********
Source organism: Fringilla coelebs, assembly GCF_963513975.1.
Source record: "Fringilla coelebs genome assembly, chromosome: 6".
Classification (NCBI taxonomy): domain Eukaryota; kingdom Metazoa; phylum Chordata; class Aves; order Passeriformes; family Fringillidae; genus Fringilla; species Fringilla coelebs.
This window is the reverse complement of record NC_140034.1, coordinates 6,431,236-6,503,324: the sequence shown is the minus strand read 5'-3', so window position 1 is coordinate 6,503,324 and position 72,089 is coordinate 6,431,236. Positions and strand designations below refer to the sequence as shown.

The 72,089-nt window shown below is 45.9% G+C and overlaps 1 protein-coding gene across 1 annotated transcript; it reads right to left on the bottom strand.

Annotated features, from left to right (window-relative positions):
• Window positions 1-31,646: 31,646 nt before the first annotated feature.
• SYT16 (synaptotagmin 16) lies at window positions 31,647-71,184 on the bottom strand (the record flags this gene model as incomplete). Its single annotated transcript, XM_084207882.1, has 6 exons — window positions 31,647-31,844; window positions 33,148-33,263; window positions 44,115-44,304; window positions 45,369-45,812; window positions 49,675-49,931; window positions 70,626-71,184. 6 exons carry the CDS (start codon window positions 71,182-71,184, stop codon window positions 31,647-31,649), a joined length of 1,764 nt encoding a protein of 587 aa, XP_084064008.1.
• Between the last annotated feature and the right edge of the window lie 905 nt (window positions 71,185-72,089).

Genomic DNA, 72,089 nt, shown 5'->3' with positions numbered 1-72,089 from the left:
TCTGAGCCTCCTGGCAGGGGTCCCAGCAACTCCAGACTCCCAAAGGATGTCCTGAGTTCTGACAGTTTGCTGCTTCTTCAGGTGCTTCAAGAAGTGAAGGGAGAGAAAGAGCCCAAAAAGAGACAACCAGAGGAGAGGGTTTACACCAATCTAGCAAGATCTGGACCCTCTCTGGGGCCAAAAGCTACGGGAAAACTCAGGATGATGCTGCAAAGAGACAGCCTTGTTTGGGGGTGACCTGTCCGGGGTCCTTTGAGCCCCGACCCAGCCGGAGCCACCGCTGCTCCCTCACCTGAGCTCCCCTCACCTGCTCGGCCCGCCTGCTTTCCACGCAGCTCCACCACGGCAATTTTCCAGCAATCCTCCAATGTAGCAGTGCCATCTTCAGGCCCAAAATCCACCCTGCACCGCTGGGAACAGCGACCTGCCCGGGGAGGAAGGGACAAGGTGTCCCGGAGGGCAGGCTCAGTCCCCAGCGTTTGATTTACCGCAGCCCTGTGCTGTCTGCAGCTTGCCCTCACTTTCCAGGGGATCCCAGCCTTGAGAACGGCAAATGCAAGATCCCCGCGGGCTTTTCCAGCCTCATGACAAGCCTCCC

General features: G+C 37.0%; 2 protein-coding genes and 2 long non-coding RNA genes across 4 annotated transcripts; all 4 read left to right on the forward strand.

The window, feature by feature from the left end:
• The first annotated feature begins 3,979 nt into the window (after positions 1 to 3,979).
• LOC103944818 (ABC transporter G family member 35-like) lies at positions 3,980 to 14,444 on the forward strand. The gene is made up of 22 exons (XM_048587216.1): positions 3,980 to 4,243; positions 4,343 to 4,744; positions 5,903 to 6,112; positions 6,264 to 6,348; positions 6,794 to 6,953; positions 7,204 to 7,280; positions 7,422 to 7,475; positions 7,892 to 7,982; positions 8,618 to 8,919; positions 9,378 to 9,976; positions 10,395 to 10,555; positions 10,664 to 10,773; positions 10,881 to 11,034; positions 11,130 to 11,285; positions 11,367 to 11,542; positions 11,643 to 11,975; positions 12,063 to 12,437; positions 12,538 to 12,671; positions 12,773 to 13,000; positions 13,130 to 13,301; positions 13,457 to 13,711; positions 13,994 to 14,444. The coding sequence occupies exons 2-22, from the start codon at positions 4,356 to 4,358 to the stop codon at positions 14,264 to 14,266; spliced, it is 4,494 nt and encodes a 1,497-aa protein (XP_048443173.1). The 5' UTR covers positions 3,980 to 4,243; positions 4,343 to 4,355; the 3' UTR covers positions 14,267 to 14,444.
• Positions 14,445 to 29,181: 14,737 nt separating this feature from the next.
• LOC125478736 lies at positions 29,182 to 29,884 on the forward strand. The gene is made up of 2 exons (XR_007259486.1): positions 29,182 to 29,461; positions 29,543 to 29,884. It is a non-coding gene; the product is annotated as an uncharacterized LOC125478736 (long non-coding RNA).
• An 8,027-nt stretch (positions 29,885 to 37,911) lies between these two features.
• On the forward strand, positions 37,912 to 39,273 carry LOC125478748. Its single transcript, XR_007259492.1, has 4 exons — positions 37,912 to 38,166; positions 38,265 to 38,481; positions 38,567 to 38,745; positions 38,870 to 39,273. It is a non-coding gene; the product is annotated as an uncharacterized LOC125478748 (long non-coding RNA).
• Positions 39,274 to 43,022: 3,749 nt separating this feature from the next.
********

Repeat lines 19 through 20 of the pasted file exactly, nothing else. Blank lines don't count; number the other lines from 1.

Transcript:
• On the forward strand, positions 37,912 to 39,273 carry LOC125478748. Its single transcript, XR_007259492.1, has 4 exons — positions 37,912 to 38,166; positions 38,265 to 38,481; positions 38,567 to 38,745; positions 38,870 to 39,273. It is a non-coding gene; the product is annotated as an uncharacterized LOC125478748 (long non-coding RNA).
• Positions 39,274 to 43,022: 3,749 nt separating this feature from the next.